3) Filled with rich, moisture-retaining soil with a high organic content and plenty of available nutrients. This goes back to the “live fast, die young” thing — annuals grow quickly, and they’re hungry. They have a finite amount of time to hit that growth spurt and show up their middle-school bullies, and you need to make sure they’re set up for success. Again, annuals don’t have the time to create the sort of broad, deep, resilient root systems that perennials do; they dry out more quickly, and once they’ve used all the nutrients in the top layers of soil, they can’t access what’s hiding farther down. This is yet another reason why raised beds work so well; even if the soil in your yard sucks, you can build on top of it or use store-bought soil mixes in a finite, easily-contained area.
4) Mostly, or entirely, composed of other annuals. This might seem like a real “duh” thing to mention, but if you’re going to do a bunch of annuals — like, enough to produce a crop, whether it’s flowers for cutting or lettuces for eating — keep them together! You’re going to be disturbing the soil regularly as you rotate your crops, and you don’t want to be tearing up the root system of some perfectly happy plant when you do. Plus, you can maximize your space (and budget) by taking advantage of perennial plants’ relatively chiller needs and keeping that fancy, purpose-built annuals bed for the plants that really need it.
Perennial beds are best when they’re:
1) Playing the long game. If your annuals are living fast and dying young, your perennials are Gandalf, smoking a pipe on a sunlit wagon, surveying the wide world with both amusement and foreboding. They are survivors. They have seen some shit. And they are patient. Perennial beds, by extension, are spaces you develop over time. It takes years for a tree or shrub to reach maturity. You have to maintain the balance between leaving enough space for its final, mature form and coping with the big ol’ gaps you have because your fifteen-foot tree is currently three feet tall. It’s a process, not an event. Where an annual bed can be slapped together in a weekend, it can take about three years for a perennial bed to look like much of anything. The good news is that perennial beds require less maintenance as time passes; they’re a bitch to establish, yes, but as the years go by and the plants mature, you’ll need to weed less and feed less as the root systems dig deeper, weeds are outcompeted/have less of a foothold, and your soil becomes a healthy, sustainable biome.
2) Full of variety. Unlike those annual beds, it can be useful to mix annuals and perennials together in perennial beds. Shallow-rooted, single-season plants are a great way to fill in space around maturing shrubs and trees, or to buy time while you figure out whether a particular perennial is worth planting again. This is especially useful if you’re not sure what will thrive in your space! If you want to experiment with lavender, for example, you don’t want to go all-in on half a dozen plants only to discover that they hate your soil. Start with one experimental perennial, surround it with cheap and easy annuals, and if it thrives, great! Go buy more! With annuals, you’re modifying the environment to suit the plant; with perennials, you’re better off modifying the plants to suit the environment. Find out what succeeds and go from there.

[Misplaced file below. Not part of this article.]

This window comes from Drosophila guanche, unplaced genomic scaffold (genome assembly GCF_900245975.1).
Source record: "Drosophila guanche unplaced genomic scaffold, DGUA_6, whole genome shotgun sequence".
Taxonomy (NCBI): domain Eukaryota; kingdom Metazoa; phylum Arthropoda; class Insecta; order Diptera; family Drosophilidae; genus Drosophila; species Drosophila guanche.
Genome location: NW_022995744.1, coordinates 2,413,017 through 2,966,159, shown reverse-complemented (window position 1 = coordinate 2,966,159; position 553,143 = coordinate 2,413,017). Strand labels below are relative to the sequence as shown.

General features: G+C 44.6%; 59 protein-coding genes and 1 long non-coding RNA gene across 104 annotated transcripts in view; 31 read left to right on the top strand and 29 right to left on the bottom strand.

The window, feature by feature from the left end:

Perennial beds also, generally, want different kinds of plants — different heights, colors, textures, and growth habits — both for aesthetic and practical reasons. You want a mixture of trees, shrubs, bulbs, tender perennials, woody perennials, and everything in-between. This encourages the garden to become a healthy, cooperative organism, attracting a variety of beneficial insects and, hopefully, not harboring too many of the same pests or diseases.
3) Dug once, but dug deep. One of the most important steps, if you’re starting from absolute scratch, is to dig the ever-living hell out of your bed. Make your neighbors think you’re burying bodies. (This doubles as a handy way to discourage them from getting all up in your business.) Dig down at least a foot and — look, I know it sucks, but it’s so worth it while you have a big blank space to work with — pick through the soil, by hand, and remove all the rocks, random garbage, undiscovered corpses, and every root you can find. Yes, even the little teensy-tiny roots. Then rake it and pick through it again. Amend the soil, especially if it’s clay, with lots of compost and maybe some screened topsoil, for aeration.